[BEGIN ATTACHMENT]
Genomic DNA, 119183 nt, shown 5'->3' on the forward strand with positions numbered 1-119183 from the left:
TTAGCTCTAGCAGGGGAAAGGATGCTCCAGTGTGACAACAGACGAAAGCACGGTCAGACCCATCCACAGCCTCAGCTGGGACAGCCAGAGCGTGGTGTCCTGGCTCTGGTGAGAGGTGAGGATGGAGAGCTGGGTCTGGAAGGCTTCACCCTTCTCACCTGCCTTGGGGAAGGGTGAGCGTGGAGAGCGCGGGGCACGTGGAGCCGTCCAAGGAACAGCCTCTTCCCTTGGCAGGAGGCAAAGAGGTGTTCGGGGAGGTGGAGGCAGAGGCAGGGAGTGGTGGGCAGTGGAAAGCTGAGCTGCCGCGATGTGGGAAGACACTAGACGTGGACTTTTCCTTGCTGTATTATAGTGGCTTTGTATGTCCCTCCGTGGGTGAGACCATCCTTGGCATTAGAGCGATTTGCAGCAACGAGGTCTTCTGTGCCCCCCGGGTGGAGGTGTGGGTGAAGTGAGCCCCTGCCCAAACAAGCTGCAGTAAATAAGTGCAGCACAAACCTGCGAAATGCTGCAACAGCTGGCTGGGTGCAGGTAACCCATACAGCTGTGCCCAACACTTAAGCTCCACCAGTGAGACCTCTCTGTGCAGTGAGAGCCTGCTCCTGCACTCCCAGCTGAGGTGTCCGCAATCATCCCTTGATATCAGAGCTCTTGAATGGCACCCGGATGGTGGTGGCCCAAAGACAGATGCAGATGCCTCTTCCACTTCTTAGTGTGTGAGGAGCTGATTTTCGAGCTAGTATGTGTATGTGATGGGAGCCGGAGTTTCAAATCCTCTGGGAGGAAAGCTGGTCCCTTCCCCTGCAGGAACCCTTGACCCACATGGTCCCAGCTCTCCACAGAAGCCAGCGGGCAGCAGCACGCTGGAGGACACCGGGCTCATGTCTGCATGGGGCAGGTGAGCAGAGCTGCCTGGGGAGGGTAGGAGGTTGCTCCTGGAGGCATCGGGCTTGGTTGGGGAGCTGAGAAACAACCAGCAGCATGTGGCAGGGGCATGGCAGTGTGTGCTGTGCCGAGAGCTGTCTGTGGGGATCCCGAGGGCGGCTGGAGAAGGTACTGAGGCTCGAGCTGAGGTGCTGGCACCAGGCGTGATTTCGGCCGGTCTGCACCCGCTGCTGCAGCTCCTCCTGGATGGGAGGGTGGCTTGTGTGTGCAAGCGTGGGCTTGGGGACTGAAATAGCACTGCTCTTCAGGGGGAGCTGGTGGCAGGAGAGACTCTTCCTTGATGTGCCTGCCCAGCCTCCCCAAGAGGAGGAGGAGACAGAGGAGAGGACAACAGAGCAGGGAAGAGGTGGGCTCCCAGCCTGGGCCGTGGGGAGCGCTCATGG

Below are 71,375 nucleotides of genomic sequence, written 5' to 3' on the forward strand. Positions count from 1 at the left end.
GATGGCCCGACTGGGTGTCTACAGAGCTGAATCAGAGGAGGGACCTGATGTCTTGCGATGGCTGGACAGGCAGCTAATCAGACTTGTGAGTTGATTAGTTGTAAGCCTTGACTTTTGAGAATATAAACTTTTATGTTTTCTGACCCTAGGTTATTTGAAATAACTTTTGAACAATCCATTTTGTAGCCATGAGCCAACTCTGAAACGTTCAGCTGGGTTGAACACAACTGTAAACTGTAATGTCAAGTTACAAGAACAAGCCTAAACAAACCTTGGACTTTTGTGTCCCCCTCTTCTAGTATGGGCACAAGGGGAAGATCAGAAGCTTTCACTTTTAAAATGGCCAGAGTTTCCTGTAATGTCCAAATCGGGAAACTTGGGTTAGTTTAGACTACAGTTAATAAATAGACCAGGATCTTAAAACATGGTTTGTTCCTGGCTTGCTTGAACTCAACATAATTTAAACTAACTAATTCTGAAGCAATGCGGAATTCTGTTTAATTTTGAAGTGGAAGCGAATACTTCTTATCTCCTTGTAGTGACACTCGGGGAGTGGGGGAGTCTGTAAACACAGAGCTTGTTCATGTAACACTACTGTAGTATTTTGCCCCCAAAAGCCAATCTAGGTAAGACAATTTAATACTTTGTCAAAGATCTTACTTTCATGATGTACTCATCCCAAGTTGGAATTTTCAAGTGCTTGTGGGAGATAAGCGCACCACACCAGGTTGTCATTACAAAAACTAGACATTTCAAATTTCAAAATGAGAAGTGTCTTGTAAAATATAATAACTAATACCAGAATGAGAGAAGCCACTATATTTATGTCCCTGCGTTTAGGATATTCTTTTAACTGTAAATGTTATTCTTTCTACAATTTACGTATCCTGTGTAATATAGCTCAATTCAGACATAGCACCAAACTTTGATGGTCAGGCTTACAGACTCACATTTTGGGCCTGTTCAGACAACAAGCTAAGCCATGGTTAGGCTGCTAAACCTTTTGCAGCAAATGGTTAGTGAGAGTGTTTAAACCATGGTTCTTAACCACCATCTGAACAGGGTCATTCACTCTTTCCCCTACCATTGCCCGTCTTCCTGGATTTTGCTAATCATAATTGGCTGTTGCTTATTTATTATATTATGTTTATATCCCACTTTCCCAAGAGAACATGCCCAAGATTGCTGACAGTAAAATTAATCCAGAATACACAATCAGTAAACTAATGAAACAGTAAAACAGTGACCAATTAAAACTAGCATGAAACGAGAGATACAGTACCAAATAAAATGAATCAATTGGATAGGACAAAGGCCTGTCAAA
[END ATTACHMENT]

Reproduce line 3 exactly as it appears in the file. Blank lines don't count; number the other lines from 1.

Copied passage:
Below are 71,375 nucleotides of genomic sequence, written 5' to 3' on the forward strand. Positions count from 1 at the left end.